I attended an IMA meeting this evening and the guest speaker was Jeff Lenning, President of Click Consulting and author of “Excel University: Microsoft Excel Training for CPA’s and Accounting Professionals”.
The theme of the presentation was basically “eliminating inefficiencies in recurring use spreadsheets”. I build a lot of large spreadsheets with vlookups, pivot tables, charts, if statements, conditional formatting and other relatively advanced functions. To be honest, I did not expect to learn much, but as is often the case, the more you know, the more you realize how much you don’t know. I quickly learned several relatively simple tricks that I can apply more consistently throughout my recurring use spreadsheets to save a lot of time for myself and my clients. I’ll summarize some of these below:
- Stop using SUM where SUBTOTAL is more efficient. The SUBTOTAL function excludes other subtotals within the range, so it eliminates the need to revise the ‘grand total’ formula when new rows or subtotals are inserted into the range.
- Add a “skinny row” before formula rows. A “skinny row” is a blank row with a relatively small row height. Adding a skinny row eliminates the need to adjust the formula row or the formatting when inserting a new row at the bottom of the range.
- Hide rows and columns using Data-Outline-Group feature rather than using the hide function.
- Use the FILTER function in conjunction with the SUBTOTAL function to create methods for other users to sort and subtotal data that are a little simpler to use than pivot tables. I like pivot tables, but they aren’t for everyone so this is a good alternative.
- Use a “Start Here” worksheet for input areas and highlight input cells with the “input” cell style.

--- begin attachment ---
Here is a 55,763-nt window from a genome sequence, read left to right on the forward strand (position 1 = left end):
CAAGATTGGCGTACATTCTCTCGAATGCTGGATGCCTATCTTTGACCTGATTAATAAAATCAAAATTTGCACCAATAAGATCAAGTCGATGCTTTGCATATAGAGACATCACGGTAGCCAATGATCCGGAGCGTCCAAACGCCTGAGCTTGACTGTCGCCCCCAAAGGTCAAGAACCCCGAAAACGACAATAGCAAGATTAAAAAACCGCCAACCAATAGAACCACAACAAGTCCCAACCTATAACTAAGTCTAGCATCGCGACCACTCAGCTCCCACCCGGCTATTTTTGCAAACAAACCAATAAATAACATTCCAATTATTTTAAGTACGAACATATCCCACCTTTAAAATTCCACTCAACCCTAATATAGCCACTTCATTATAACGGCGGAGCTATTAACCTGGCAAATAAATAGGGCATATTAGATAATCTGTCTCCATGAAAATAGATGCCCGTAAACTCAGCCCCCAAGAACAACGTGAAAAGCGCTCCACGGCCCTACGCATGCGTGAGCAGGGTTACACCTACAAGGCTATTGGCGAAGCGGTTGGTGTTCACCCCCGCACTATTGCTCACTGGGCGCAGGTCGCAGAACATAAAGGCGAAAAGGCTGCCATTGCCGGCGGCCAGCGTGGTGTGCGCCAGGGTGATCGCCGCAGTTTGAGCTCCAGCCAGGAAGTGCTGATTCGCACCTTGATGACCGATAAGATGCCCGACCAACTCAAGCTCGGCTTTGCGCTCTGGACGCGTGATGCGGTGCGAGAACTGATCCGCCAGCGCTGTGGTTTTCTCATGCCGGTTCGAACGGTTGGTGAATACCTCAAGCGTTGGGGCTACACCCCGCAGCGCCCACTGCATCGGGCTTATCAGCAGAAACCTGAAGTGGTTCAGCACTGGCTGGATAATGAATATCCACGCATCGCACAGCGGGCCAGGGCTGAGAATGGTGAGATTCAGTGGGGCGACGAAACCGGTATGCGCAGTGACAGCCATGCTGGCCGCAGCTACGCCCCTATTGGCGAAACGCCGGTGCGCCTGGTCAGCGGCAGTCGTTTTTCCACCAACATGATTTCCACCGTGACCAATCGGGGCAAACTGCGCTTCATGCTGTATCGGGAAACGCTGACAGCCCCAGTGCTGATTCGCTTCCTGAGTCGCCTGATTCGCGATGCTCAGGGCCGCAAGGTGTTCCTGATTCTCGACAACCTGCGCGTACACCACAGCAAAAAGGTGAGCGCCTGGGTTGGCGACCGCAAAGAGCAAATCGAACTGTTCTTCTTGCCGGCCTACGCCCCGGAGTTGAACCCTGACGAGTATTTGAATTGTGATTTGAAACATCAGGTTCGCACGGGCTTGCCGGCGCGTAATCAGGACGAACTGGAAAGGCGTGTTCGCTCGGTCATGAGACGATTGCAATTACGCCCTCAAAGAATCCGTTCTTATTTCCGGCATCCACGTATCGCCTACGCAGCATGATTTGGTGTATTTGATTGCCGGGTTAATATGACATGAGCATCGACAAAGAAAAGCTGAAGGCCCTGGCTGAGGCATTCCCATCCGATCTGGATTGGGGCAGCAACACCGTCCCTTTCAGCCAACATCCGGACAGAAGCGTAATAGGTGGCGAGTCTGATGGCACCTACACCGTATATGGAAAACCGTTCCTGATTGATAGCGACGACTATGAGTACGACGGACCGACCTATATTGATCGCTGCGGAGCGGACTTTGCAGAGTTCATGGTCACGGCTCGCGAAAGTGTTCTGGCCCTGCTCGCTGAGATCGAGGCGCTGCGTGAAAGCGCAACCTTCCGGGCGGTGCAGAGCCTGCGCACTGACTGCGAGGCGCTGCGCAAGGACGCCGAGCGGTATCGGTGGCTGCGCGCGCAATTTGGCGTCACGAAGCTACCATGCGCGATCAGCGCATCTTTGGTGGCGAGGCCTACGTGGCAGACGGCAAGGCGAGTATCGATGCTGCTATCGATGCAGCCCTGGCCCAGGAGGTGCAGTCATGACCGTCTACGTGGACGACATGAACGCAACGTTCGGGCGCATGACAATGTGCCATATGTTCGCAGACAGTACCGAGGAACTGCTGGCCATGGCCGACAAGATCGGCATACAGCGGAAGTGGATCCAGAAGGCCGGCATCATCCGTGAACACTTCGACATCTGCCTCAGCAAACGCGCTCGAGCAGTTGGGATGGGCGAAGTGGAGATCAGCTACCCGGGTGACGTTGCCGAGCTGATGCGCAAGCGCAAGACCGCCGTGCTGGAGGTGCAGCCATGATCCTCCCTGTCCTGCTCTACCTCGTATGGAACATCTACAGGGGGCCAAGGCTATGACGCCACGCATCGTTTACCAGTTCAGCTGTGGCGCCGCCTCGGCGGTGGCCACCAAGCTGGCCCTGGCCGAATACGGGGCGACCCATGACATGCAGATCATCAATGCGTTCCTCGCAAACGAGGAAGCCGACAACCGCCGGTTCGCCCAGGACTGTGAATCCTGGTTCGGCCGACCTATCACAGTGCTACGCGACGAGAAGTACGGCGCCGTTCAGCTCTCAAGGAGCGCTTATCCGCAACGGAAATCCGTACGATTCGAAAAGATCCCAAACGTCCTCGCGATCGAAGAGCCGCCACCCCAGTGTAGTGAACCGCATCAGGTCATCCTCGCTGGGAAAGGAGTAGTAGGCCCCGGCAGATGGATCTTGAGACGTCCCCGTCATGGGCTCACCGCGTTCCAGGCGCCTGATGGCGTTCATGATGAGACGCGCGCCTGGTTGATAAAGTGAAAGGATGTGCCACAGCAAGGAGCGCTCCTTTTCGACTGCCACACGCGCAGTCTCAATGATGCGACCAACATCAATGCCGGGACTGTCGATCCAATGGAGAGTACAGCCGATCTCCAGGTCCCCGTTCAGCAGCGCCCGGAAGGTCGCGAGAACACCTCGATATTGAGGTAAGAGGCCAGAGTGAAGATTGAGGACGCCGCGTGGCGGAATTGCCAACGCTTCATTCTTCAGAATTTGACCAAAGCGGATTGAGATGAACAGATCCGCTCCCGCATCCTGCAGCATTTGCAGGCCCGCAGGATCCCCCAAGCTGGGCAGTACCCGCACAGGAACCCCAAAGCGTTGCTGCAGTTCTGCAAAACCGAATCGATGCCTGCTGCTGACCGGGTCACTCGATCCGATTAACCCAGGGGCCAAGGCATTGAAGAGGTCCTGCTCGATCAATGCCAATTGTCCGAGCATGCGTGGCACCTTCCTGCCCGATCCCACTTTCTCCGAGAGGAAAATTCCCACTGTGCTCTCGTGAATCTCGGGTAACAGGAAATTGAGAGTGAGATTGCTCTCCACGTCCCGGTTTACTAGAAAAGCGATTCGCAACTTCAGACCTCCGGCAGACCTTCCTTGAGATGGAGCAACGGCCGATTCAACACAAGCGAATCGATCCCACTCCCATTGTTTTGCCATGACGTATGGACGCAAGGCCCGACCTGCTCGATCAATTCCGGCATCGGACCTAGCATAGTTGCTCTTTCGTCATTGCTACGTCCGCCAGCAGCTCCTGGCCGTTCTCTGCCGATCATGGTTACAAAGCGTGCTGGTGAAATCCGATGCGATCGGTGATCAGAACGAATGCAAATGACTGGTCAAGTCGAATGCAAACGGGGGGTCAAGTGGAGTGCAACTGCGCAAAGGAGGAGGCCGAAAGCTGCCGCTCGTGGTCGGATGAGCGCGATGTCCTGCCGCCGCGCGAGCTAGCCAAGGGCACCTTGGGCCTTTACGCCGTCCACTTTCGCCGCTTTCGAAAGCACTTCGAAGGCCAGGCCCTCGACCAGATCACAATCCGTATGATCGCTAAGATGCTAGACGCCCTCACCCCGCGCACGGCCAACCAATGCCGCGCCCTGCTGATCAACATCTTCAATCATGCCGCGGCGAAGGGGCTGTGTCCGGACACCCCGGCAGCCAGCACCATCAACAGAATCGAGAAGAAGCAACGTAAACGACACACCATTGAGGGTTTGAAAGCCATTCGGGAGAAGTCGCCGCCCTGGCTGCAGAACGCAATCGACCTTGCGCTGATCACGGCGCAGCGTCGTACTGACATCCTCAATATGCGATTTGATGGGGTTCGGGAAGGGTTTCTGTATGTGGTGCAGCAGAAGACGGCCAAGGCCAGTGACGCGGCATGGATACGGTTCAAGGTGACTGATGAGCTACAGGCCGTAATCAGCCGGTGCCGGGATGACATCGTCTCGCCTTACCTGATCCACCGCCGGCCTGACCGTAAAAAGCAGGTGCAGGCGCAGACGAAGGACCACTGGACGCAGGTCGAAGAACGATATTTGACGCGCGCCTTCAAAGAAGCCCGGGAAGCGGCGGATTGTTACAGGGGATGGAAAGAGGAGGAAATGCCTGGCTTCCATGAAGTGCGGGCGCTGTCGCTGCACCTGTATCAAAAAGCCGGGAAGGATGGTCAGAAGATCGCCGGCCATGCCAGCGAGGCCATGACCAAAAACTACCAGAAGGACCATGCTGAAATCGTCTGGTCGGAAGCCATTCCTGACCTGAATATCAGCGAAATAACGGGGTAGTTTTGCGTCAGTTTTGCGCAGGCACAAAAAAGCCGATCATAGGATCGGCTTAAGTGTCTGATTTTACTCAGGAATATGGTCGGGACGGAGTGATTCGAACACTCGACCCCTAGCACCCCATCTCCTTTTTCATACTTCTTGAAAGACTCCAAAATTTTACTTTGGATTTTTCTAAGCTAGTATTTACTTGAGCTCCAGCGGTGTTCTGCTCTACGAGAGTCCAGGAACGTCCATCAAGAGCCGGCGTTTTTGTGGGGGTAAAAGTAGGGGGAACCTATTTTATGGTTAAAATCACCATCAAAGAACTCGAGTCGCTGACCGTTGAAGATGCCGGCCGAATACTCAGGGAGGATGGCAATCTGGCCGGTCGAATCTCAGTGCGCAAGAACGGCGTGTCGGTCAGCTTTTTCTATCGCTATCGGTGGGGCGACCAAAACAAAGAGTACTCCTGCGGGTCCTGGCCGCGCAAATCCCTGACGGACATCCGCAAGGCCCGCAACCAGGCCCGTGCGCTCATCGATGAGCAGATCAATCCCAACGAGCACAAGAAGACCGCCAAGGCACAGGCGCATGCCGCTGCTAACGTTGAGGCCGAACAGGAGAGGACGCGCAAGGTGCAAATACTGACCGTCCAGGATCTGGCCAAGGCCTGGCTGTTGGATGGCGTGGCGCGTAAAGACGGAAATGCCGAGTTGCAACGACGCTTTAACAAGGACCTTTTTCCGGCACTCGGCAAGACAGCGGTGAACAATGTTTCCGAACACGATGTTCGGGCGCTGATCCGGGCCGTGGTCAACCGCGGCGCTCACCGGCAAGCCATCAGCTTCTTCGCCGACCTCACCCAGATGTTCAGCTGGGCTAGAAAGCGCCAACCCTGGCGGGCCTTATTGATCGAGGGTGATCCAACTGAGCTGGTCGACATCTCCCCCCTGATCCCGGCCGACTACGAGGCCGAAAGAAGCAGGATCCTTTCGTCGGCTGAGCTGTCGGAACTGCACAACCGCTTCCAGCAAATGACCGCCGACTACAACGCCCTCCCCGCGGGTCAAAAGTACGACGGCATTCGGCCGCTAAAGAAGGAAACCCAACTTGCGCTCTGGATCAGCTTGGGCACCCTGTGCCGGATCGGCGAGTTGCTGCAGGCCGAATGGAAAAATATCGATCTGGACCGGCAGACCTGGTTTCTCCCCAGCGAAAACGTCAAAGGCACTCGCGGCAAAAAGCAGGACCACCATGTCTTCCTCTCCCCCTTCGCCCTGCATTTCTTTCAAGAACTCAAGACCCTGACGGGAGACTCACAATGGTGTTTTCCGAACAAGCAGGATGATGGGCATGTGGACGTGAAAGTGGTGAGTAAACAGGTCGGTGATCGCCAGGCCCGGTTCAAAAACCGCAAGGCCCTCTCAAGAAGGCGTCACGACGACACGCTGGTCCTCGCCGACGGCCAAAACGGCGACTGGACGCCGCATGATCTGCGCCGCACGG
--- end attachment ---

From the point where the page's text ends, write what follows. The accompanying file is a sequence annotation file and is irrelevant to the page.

- Use an “Error Check” worksheet to ensure integrity throughout multiple worksheets.
- Use hyperlinks to ease navigation between source data and other worksheets.
- Use keyboard functions (rather than right click or ribbon icons) for common features such as “F2” to edit a cell, “F4” to toggle through cell references, Arrow+Shift/CTRL to scoot around your worksheet more efficiently than with your mouse, and double-clicking the lower right corner of a formula cell to push the formula down as far as there are adjacent cells.
I have used many of the tips above, but the key is to use them more consistently. If you have any additional Excel tips or tricks you like, please share them in the comment section below.
15 thoughts on “Eliminating Inefficiencies in Excel Spreadsheets”
I use the find formulas (& links) and highlight them blue (my favorite color),along with highlighting the input cells using the input cells style, that way people know where to enter new data and where the formulas are so they can be cautious when updating the worksheet.
Great tip Laura. I use the same colors as you (great minds think alike). Keep them coming!
A great navigation tip for going back and forth between the cell you are located in and the source cell referenced in a formula and is to use the following keyboard commands.
(pressing the control and open bracket keys at the same time when you want to go to the source)
Typing that command will immediately bring you to the exact cell referenced in the formula, even if it is on a separate tab or spreadsheet. If the spreadsheet being referenced happens to be closed, Excel will open it.